After a lengthy discussion, the Town Council agrees more oversight on short-term rentals is needed across the community. The best route? Assistant Town Solicitor Marissa Desautel suggests all STRs need special-use permits from the Town's zoning board.
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ADDITIONAL SHORT-TERM RENTAL OVERSIGHT SOUGHT BY TOWN
MIDDLETOWN, R.I. (MAY 2, 2022) – The Town of Middletown is looking to enact more oversight of short-term rentals in the community.
Following passionate testimony Monday night in Town Hall both against and in favor of such operations, the Town Council voted 6-0 to have legal counsel prepare a draft ordinance requiring all short-term rentals secure special-use permits from the Town’s Zoning Board of Review.
The idea came from Assistant Town Solicitor Marissa Desautel, who said the move would give the Town more teeth when dealing with such facilities — including sending violators to Superior Court. As part of that special-use permit, Desautel said the Town could enact additional time, noise and related restrictions on short-term rentals, if it choses that course.
Before such language goes into effect, it would need to be presented and approved by the council. That can’t happen without at least two widely advertised public hearings, where the public, business owners and others have a chance to comment.
Under state law Chapter 42-63.1-14(a), Desautel said Middletown cannot ban STRs outright. Nor could it prevent operators from advertising their properties online at Airbnb, Vrbo and similar online platforms.
“I would caution against a moratorium, cap or grandfathering,” Desautel said. “I don’t think the Newport scenario is the best idea.”
The situation with short-term rentals has been a simmering situation in Town for years, dividing those in favor of such operations with those who live next door and have issues.
Last summer, the Town had a council committee study short-term rentals and come up with a number of recommended changes. The town also hired new Zoning Enforcement Officer Joe Emanuel, part of whose duties is to oversee STRs. More information about what was acceptable with STRs and what wasn’t has been pushed out by the Town through fliers, mailings and https://mdl.town/STR online.
As a short-term operator, Councilman Dennis Turano recused himself from the discussion Monday night. Like Turano, Town Solicitor Peter B. Regan did not take part either.
Opening the item to public comment first, a number of residents approached the council, saying STRs were making their lives very difficult — to put it mildly.
J.H. Dwyer resident Jo-Ann Thornton said she was very concerned about the STR issue, particularly after Newport took steps to ban such operations. Living next door to an STR, Thornton said she and her family were constantly disrupted at night by noise, loud parties and other problems.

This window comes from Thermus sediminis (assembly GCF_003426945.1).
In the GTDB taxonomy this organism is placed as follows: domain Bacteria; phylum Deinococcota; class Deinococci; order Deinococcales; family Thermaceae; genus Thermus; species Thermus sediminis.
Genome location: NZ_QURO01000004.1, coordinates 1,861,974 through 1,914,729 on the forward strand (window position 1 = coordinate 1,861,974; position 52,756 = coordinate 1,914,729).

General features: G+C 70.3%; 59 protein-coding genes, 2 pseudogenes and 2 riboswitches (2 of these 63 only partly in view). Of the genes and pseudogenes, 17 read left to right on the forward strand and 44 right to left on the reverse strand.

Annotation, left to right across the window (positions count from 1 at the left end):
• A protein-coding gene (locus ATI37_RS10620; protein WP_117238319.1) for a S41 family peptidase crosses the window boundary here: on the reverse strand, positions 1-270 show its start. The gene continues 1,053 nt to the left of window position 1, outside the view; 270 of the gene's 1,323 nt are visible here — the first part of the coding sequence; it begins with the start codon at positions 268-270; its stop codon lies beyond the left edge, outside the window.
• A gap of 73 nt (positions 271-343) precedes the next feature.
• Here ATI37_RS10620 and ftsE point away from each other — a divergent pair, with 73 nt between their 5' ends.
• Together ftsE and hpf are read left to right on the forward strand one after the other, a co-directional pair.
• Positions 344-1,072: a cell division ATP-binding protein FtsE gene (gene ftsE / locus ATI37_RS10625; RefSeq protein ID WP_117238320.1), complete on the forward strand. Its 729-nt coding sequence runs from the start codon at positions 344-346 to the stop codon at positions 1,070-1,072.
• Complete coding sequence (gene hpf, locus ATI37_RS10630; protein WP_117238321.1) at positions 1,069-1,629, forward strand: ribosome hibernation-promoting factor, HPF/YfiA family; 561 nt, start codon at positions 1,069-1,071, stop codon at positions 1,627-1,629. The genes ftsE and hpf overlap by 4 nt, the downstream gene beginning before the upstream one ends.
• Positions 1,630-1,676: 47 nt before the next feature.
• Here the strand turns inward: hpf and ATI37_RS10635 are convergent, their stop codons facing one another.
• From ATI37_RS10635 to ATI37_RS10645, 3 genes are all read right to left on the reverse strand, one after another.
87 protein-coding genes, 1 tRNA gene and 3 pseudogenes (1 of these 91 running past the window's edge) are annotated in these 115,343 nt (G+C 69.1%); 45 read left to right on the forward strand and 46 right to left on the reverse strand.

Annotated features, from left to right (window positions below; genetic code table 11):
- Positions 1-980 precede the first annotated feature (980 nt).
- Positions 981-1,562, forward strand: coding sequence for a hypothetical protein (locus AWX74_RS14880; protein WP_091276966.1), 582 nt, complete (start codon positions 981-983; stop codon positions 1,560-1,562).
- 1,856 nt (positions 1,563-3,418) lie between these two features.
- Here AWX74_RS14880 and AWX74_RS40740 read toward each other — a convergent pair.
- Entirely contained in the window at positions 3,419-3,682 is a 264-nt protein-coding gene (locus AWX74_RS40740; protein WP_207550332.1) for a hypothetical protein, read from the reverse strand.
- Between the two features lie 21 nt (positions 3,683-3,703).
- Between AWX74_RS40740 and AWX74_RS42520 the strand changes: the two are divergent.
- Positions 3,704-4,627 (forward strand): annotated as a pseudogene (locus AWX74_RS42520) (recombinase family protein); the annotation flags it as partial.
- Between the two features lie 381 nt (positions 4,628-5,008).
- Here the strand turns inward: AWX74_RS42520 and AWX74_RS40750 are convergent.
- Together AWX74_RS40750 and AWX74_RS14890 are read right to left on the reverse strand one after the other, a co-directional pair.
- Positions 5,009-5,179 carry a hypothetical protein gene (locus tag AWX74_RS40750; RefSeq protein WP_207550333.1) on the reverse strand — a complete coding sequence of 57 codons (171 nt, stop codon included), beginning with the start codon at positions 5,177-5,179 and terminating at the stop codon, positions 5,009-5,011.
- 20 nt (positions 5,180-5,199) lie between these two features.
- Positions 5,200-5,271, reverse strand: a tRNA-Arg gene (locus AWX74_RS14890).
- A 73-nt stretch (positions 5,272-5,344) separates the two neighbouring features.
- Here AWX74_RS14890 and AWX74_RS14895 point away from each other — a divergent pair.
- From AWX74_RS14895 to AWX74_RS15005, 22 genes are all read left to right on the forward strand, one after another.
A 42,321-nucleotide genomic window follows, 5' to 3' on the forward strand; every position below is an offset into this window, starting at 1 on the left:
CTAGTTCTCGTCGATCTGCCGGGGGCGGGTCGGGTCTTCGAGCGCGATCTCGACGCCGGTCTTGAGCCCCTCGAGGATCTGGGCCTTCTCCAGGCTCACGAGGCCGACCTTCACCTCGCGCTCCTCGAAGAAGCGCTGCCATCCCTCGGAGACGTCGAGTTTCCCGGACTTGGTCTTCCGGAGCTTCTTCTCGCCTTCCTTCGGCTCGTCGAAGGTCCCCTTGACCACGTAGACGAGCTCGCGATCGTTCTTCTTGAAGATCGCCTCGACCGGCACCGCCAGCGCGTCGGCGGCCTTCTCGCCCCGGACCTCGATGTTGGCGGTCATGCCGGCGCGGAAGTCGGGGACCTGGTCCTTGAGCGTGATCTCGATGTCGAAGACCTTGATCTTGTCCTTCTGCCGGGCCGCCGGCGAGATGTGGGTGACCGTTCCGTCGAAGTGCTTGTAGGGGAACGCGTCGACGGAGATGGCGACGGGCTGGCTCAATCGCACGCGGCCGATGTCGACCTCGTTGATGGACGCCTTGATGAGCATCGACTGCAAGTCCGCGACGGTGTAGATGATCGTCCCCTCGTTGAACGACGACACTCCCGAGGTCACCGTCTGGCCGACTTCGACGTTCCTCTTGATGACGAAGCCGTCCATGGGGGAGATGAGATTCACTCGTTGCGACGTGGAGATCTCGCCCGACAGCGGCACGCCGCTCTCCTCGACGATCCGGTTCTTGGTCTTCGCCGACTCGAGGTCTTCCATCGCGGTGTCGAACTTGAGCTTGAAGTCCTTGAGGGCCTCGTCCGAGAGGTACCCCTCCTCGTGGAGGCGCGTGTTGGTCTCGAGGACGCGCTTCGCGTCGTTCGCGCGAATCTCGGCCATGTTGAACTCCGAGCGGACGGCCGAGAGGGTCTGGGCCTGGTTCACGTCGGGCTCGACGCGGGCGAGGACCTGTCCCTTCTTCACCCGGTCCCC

“I have a nightmare next door to me,” Thornton said.
Renfrew Park resident Rob Connerney agreed, saying the problem is so bad that many people have given up calling the Town to report problems. That’s why when the Town reports there was only a call or two a week last summer about STRs, the actual figures are much higher.
Short-term rental operator Leon Amarant said the Town should give its new regulations a chance to work, especially since so much time and effort went into studying the situation last summer.
“We haven’t even gone through a full summer with the new ordinance,” Amarant said, sympathizing with the handful of those who have trouble with STRs next door.
Short-term rental operator David Rushlow said he takes great pride working with his neighbors and not having issues. But Rushlow said it’s clear there are those who have problems and those needed to be fixed.
“We have to get something going to solve this problem,” Rushlow said.
Desautel said if the Town enacted the special-use permit process, each short-term rental operator would need to apply and be approved by the zoning board. As part of that process, whether the property was a nuisance could come into play from the Police Department, Building Department and other sources.
“It would be up to the property owner to decide whether to go through with the special-use permit…” Desautel said. “You would need to start from scratch and have everyone go through zoning for a special-use permit.”
Document Link: https://www.middletownri.com/DocumentCenter/View/4589/nycu-str